Wednesday, October 17, 2012
Social security is fast being replaced with social insecurity. The government’s war on the “handouts culture” is designed to appeal to a particular audience - those who believe that the words “benefits” and “scroungers” go together like fish and chips.
But, for every person who needs to get off the sofa and find a job, there are plenty who cannot. And slashed benefits and the “fit for work” tests are making their lives a misery, and arguably making their mental and physical states more serious.
The safety net for people who fall on hard times has a wider mesh, and more people are falling through the holes.
And that is where something wonderful is coming in - foodbanks. All across the UK, including in Norfolk, good people are giving up their time to collect food to distribute to people in crisis. And many others are sparing a packet or a can to stock the storehouses.
Some would say foodbanks are a sign of a broken society: one where taxpayers are having to do the work that governments should be doing. I’ll let the politicians argue about that.
For my part, I think the forward march of the foodbanks is evidence of a society that is getting stronger. Great Britain has a great heritage of reaching out to those who have fallen on hard times. The likes of William Booth and Dr Barnardo saw a need and understood that it was not simply the government’s job to meet it.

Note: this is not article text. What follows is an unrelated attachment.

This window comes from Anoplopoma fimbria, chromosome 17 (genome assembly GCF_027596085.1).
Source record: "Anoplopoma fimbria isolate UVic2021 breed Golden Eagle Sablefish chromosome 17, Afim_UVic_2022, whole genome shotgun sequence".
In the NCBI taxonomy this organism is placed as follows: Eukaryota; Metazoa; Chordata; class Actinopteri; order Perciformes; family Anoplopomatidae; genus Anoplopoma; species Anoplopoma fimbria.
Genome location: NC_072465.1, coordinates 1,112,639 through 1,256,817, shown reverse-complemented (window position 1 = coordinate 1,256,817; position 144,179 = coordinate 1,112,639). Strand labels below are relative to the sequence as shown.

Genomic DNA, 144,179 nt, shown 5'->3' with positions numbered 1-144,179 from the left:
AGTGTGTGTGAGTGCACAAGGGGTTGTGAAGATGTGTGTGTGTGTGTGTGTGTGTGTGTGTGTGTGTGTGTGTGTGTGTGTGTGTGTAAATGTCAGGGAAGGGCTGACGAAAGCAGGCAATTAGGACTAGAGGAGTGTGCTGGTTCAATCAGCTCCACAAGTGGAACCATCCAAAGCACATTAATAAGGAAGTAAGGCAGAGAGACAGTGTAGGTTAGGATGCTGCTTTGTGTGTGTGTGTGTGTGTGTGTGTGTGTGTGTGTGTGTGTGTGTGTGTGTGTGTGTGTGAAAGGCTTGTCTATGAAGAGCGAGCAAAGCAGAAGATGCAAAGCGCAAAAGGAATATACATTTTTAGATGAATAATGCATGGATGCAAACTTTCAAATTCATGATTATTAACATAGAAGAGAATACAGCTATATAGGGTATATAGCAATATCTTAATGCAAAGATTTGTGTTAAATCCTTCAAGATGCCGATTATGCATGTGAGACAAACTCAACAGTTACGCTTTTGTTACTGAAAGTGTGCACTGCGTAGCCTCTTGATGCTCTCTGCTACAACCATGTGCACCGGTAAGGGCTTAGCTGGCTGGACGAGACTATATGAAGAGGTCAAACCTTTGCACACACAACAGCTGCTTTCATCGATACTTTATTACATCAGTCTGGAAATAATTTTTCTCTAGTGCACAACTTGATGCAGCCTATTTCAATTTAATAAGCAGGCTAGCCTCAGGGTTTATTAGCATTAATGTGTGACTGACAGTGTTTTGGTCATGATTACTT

Sadly, in recent decades there has been too much emphasis on self: on creating wealth, acquiring belongings and looking after number one.
The foodbanks - and other charitable initiatives - show that there are still people who understand that the strength of a society is measured by how we treat those at the bottom. They realise that we are not “number one” - that we should be putting others in that place.
The next test will be how many of us have the same revelation. How many will stop assuming that it is “society’s job” to care for their frail elderly parents? Actually, except in the most trying circumstances, it is my job to care for my mum and dad. Which is why I am putting carpet down in the shed.
And how many people will understand that when a near neighbour has suffered a fall or is starving because they cannot get to the shop, it is not good enough to blame the “authorities”? No, much of the guilt hangs over us, the people in their community who failed them.
If being a good Samaritan doesn’t appeal, look at it pragmatically. One day, you and I might be the ones in desperate need.
If we haven’t modelled to our children and grandchildren a caring community, we will reap the loneliness that we sow.